Friday, December 3, 2010

Group Project Mystery

My JH students were in for a surprise when I gave them few directions and wouldn't answer any questions.  With little guidance they had freedom which can be exciting and scary for some.

In preparation for this assignment, I drew our mascot on large poster paper after I projected the image onto the wall.  I traced the image then created a 12X12 inch square grid over it.  I then separated each square and numbered them so they were in order.

I transfered each square image onto a higher quality paper so it could withstand a variety of mediums.

My directions were to leave the pencil lines and somehow distinguish a difference between lines.  My students had the option of using a combination of oil pastels, markers, colored pencils, and watercolor paint to complete their squares.  I happened to have 13 students in my class and my original image was 24 squares.  I added another column of 4 so that each student could have 2 squares and I joined in the fun by completeing the 2 leftover squares.  I tried to make the squares random so the students could have a variety of blank squares and ones with the pencil drawing on them.  This also kept them guessing.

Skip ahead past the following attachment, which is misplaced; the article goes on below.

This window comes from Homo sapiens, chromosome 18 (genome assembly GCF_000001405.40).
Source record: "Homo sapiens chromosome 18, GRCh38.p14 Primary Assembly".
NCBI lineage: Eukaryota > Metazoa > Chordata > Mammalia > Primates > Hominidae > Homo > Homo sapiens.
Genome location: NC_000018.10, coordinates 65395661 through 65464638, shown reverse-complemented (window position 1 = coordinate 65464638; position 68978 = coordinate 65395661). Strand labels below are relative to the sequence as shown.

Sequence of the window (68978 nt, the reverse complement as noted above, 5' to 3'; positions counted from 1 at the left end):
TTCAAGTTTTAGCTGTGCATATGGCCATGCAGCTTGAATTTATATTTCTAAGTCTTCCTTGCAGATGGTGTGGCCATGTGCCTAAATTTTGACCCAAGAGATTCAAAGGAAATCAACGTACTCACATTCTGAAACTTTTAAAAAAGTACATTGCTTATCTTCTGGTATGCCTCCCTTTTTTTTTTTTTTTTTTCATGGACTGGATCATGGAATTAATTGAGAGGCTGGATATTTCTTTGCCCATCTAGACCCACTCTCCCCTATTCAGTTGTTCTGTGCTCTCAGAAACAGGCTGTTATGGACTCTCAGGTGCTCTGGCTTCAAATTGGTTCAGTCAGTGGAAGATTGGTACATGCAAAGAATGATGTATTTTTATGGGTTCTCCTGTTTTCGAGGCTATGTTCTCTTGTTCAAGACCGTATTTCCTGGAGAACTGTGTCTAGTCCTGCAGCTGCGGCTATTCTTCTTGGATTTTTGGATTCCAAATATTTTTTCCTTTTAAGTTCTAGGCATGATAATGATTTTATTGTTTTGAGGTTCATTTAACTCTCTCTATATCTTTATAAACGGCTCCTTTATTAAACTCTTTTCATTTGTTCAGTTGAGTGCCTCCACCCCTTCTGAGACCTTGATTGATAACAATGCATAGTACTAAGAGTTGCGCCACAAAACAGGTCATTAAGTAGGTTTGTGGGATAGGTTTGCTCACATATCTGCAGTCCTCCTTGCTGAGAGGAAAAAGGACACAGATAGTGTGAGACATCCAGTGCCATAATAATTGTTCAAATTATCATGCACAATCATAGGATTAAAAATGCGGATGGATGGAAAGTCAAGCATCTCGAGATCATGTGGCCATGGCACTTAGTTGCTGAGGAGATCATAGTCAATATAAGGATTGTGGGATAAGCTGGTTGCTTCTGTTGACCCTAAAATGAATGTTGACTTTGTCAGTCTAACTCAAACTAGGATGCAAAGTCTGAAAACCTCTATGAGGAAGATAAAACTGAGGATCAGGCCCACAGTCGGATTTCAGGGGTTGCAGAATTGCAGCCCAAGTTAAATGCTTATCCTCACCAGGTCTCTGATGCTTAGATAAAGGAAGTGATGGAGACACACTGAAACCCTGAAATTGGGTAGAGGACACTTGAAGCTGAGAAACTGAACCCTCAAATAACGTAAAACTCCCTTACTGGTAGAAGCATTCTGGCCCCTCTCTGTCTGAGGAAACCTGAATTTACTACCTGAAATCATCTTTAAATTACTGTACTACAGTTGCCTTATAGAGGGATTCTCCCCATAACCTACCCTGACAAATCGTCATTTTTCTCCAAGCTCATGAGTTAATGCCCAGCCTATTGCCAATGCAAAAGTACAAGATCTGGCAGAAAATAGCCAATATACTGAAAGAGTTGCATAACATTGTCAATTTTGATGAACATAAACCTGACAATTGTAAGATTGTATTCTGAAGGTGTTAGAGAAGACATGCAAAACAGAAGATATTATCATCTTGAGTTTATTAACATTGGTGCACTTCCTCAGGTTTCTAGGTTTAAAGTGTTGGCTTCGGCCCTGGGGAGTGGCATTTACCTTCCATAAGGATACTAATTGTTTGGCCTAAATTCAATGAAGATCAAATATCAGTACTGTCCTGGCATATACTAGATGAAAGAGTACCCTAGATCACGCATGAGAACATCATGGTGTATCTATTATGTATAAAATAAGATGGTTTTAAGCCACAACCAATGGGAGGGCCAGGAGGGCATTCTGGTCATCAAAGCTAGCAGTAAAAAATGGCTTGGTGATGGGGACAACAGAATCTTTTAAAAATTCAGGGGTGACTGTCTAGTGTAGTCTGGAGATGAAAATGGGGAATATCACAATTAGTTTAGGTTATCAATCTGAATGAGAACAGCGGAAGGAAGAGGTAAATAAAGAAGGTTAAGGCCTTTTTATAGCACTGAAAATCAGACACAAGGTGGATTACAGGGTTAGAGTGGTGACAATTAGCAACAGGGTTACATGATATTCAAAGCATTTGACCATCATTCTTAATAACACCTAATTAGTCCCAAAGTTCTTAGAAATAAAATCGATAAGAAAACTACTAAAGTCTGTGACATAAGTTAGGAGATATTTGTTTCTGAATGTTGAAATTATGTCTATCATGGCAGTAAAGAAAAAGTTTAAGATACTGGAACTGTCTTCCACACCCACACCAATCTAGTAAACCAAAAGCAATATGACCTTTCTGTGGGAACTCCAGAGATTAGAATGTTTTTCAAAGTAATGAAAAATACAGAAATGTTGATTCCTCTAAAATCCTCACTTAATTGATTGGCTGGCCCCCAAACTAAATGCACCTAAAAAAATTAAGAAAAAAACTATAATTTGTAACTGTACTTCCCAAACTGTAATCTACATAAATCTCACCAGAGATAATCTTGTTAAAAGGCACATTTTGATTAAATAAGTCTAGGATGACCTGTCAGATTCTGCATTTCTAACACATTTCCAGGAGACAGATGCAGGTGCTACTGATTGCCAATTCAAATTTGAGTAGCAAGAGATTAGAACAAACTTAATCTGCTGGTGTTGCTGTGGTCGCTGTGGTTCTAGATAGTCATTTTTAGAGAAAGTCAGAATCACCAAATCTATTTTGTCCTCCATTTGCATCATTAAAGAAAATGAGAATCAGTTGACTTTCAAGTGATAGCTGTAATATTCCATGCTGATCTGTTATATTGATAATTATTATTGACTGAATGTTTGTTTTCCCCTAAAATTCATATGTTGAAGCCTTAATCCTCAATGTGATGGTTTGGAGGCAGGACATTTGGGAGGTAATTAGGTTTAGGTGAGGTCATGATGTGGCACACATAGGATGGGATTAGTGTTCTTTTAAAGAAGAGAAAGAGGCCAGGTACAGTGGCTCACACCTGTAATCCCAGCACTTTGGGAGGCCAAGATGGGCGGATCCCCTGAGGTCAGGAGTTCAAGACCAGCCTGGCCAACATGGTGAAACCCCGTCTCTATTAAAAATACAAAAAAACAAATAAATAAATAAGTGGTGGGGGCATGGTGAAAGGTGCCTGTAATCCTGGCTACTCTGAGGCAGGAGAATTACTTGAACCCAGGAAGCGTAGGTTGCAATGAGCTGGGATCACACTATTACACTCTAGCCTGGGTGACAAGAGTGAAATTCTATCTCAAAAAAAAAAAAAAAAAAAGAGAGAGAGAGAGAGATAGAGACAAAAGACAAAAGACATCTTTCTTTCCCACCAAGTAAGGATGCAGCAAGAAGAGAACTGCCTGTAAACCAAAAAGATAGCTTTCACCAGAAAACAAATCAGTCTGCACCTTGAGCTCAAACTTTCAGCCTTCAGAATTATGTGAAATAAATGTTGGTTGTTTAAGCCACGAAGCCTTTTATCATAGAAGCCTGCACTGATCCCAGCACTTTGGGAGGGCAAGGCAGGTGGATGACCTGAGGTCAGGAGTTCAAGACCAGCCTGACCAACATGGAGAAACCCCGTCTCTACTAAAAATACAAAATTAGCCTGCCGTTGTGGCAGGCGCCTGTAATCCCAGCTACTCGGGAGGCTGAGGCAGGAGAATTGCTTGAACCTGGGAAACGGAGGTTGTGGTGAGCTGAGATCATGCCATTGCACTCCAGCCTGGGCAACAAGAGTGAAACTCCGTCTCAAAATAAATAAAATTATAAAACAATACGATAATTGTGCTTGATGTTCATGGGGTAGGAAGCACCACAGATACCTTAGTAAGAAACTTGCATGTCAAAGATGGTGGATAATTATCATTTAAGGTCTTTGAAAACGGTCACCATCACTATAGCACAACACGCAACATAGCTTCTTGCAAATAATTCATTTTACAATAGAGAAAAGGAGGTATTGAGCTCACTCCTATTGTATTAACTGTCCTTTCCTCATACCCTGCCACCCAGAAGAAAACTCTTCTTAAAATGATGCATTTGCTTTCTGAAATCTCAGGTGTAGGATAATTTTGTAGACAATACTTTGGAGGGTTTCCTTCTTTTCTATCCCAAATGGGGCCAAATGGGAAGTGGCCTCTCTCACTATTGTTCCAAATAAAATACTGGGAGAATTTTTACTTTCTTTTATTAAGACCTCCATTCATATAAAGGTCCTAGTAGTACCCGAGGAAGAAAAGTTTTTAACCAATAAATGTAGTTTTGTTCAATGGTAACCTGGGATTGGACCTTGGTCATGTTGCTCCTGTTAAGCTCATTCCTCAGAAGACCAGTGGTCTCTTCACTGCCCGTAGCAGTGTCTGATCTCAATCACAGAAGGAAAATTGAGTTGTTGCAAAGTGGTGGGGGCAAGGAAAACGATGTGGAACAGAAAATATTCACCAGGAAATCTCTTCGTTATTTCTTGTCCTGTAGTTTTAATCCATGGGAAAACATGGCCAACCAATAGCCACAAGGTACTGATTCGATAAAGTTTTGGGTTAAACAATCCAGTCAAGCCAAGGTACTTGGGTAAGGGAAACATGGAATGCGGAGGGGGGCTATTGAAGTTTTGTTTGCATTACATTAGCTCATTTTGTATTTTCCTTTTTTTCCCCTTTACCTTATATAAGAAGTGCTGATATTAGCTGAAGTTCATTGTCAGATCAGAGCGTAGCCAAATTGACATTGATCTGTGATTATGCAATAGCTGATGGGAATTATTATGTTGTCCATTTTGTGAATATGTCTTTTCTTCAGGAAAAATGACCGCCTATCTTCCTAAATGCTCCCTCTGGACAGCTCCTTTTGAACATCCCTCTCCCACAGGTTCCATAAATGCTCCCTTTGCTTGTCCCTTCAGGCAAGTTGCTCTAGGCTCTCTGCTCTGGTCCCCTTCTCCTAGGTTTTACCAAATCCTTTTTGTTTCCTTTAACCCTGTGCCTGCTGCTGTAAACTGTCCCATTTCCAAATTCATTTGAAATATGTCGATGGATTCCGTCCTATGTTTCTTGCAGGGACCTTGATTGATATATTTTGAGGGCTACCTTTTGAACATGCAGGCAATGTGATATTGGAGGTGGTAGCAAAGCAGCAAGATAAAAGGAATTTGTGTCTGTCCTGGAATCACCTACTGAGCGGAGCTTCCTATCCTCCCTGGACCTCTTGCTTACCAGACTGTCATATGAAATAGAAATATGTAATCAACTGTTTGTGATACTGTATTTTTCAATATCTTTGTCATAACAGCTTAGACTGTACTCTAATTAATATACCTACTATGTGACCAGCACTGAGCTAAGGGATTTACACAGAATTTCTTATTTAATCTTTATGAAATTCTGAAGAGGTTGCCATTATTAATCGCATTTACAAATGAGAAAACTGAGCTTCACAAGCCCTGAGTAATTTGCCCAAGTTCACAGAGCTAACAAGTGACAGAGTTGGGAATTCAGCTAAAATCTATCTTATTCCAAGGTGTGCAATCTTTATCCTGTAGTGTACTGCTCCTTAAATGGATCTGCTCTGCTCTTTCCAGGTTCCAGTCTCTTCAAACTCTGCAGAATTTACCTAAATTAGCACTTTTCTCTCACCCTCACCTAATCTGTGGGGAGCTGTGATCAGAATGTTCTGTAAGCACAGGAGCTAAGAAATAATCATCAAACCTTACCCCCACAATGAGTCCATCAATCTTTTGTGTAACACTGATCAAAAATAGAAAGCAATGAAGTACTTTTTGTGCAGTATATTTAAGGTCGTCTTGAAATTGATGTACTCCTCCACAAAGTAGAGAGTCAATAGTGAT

The color was applied to all squares in 1 50 minute class period.  The next class period we put it all together.  Many had figured out the previous day that we were going to assemble it together but nobody guessed what it was going to be.  I have 4 large tables in my room so I had students divide the numbers by row and put them in number order.  We taped each row together on the back then combined the 4 rows together to create the whole thing.  "AH HA...I get it now!"  Well that was the response from some.  Others needed further explanation.  We talked about it visually and decided it needed some black outlines to tie it all together.  We then ventured into the hallway to tape it up on the wall.  I decided a great location would be near the gym since it is the beginning of basketball season.

Go Big Buffs! :)

This was a fun, quick project that turned out pretty well!  I've had many comments on how it was really cool once they figured out what it was...ha!  I may try this again using a different subject.  Because there are few "rules" it could work for many grade levels.


  1. Awesome! I might use it with my older students if we have an extra day!

  2. I did something sort of similar, years ago when I taught middle schoolers. I picked an interesting picture (each year something different - I we did: Andy Warhol's portrait of Marilyn Monroe, a giant graphic sun with a face, a zebra, etc) and cut it into numbered squares. Each student was given one square (without knowing the total picture)and shown how to enlarge it with a graph. When done, we assembled the whole huge picture, connected/redrew lines as needed, and voila!